You wouldn’t think that there would be a language barrier between Americans and English. I mean, we both speak the English language… right? Not according to “P”, my lovely hubby. Apparently, I speak American and he speaks “proper English” but I beg to differ. Interestingly I have had my fair share of moments that were “lost in translation”. I am guilty of periodically giving “P” a confused look when he says something that just doesn’t mean the same thing in America or when he uses terms that aren’t commonly used but make him sound as if he is fit to sit at the dinner table adjacent to the Queen herself. You know, words like fortnight…I mean, REALLY, we are not in the Middle Ages. If you can imagine someone using words like dummy or nappy when having a conversation about your baby it can make you do a double take and wonder where the conversation is headed. That is, until you conclude that dummy is a common term for pacifier and a nappy is a diaper.
This brings me to my communication dilemma. In life I am hardly ever at a lost for words during an initial greeting but I find myself in that position at least 5 times a day, whether passing a neighbor on the stairwell, communicating with a shop-keep or having a chat with my in laws.The awkwardly uncomfortable exchange goes pretty much like this:
Person A: You Alright?
Me: (Blank Stare)
Person A: (runs along and doesn’t even look bothered about a reply or continues on with the conversation as if they didn’t just ask me a question)
Every single time, it never fails, I am left completely and utterly confused with a million thoughts running through my mind because of two simple words, “YOU ALRIGHT”. I don’t want to seem rude but was I supposed to say something in response? Why are they asking me this? Do I look like I’m doing bad? Do they really want to know how I’m doing? Seriously, I hear it so often and it catches me off guard so much so that I’ve even tried to catch the reaction of others when they are hit with the greeting, but it happens too quickly! My first few weeks here I was intimidated by greeting people. In my mind this is what it sounds like as I’m being approached and it sends me into a state of panic:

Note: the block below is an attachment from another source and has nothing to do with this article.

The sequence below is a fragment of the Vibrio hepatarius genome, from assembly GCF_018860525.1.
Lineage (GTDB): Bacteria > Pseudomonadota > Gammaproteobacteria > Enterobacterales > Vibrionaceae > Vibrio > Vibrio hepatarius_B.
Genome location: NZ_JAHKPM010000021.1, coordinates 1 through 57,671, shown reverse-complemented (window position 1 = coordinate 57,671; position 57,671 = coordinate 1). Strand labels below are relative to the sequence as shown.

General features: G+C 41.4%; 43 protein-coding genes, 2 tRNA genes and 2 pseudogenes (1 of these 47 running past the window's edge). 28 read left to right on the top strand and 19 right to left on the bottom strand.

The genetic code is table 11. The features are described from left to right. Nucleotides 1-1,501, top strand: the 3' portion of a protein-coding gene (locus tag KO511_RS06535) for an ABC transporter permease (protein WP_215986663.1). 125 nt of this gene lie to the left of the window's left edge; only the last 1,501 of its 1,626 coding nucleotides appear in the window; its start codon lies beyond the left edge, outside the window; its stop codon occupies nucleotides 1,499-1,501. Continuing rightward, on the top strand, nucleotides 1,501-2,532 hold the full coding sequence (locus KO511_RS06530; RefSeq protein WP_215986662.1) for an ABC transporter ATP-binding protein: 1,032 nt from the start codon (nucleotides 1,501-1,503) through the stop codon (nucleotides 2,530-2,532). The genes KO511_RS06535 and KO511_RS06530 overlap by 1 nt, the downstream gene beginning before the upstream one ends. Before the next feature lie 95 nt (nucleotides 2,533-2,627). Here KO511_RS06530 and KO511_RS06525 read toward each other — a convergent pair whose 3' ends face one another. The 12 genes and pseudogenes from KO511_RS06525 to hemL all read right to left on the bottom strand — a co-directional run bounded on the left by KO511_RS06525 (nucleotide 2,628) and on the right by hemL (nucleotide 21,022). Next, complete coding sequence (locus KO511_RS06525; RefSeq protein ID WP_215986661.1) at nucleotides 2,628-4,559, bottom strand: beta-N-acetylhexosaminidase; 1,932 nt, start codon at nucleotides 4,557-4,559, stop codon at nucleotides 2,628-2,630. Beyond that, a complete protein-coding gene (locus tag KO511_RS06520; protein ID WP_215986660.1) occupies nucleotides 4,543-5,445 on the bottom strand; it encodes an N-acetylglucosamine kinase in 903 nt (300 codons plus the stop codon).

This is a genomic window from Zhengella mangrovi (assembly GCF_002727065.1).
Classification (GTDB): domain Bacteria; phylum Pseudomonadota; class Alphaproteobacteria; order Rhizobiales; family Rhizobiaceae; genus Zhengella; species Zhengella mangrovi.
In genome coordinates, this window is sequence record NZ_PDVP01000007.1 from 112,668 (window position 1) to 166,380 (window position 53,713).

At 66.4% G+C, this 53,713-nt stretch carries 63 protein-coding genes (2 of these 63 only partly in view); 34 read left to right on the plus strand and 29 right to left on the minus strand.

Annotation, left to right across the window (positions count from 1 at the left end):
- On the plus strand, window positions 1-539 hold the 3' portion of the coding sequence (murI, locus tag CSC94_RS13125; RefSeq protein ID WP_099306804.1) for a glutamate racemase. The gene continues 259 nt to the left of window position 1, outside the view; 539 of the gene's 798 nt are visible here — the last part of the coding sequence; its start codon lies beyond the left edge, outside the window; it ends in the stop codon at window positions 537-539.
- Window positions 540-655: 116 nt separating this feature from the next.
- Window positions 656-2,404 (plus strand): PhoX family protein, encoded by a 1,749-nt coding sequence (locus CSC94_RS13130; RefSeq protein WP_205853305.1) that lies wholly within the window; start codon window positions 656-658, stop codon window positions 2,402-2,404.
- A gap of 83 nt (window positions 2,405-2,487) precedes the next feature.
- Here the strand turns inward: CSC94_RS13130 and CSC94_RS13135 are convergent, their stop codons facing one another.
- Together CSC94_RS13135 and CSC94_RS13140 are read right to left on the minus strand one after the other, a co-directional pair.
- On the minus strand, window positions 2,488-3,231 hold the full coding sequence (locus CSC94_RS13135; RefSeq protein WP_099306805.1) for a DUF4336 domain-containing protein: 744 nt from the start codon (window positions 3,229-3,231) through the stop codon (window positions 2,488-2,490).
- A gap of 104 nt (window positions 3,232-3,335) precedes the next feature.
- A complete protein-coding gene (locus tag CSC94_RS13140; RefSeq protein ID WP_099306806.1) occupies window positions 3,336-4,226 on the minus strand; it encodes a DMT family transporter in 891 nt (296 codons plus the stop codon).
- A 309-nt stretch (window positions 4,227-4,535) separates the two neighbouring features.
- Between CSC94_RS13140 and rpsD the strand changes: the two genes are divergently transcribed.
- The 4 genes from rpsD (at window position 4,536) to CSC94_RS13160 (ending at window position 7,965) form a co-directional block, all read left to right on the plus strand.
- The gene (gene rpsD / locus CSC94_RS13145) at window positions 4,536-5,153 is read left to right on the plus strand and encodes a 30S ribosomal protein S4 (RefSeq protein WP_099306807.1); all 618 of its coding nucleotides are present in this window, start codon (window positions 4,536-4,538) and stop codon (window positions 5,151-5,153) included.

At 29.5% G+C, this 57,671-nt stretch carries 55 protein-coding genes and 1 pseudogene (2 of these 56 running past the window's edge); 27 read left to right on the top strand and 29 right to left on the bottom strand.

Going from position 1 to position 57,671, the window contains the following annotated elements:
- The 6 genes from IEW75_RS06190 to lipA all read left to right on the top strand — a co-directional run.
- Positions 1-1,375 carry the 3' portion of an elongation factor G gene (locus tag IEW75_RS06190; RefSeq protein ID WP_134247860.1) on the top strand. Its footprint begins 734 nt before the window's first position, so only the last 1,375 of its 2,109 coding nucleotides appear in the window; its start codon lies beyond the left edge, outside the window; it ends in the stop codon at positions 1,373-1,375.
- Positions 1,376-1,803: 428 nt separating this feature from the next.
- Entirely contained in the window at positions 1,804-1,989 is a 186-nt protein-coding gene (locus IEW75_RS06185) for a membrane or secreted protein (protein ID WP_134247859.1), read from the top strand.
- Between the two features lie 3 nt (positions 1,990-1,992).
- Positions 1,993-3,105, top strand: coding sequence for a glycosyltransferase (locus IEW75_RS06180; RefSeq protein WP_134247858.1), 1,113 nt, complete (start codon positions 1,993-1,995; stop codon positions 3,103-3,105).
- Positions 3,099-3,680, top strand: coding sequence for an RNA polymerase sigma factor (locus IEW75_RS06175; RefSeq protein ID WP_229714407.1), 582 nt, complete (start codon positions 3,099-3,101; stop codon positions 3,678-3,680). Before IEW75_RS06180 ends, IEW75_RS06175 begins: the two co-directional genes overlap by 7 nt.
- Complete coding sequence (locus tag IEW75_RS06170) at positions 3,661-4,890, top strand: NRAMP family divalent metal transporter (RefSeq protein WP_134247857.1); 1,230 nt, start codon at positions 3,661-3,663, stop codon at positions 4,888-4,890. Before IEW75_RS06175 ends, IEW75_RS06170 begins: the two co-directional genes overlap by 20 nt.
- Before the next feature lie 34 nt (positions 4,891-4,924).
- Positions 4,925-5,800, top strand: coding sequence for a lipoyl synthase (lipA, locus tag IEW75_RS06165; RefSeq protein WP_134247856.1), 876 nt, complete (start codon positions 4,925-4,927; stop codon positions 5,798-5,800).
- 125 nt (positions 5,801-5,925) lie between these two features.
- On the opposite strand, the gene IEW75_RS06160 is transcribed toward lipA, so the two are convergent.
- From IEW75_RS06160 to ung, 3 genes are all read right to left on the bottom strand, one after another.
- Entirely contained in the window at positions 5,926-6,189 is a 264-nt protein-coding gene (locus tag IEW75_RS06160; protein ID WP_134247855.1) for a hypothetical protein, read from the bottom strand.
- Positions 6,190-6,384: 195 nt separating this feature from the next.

Totally exaggerated of course but you can see my dilemma. I’ve always thought that if you ask someone if they are alright that typically means that they look like they aren’t well or you are asking if they need help, hence, they aren’t ALRIGHT. In America asking someone if they are alright is synonymous to asking (typically out of concern), “Are you okay?”
After a few weeks of this I finally decided to refer to my “in-home British to American translator”, “P”. He reassured me that 9 times out of 1o the person initiating the greeting (a) isn’t expecting a long drawn out answer, or (b) doesn’t really care if I’m alright, they are just giving an informal acknowledgement of your presence. In other words it’s kind of like saying, “What’s up” or “How are you doing”. On the up side it doesn’t mean that I look as if I am in complete distress!
To keep you from showing up to a fancy dress party (costume party) in an evening gown instead of a mask or bunny ears here are more words that aren’t typically used in America and their meanings:
English to “American” Words and Meanings(click here)
England and America are two countries separated by a common language” ~ George Bernard Shaw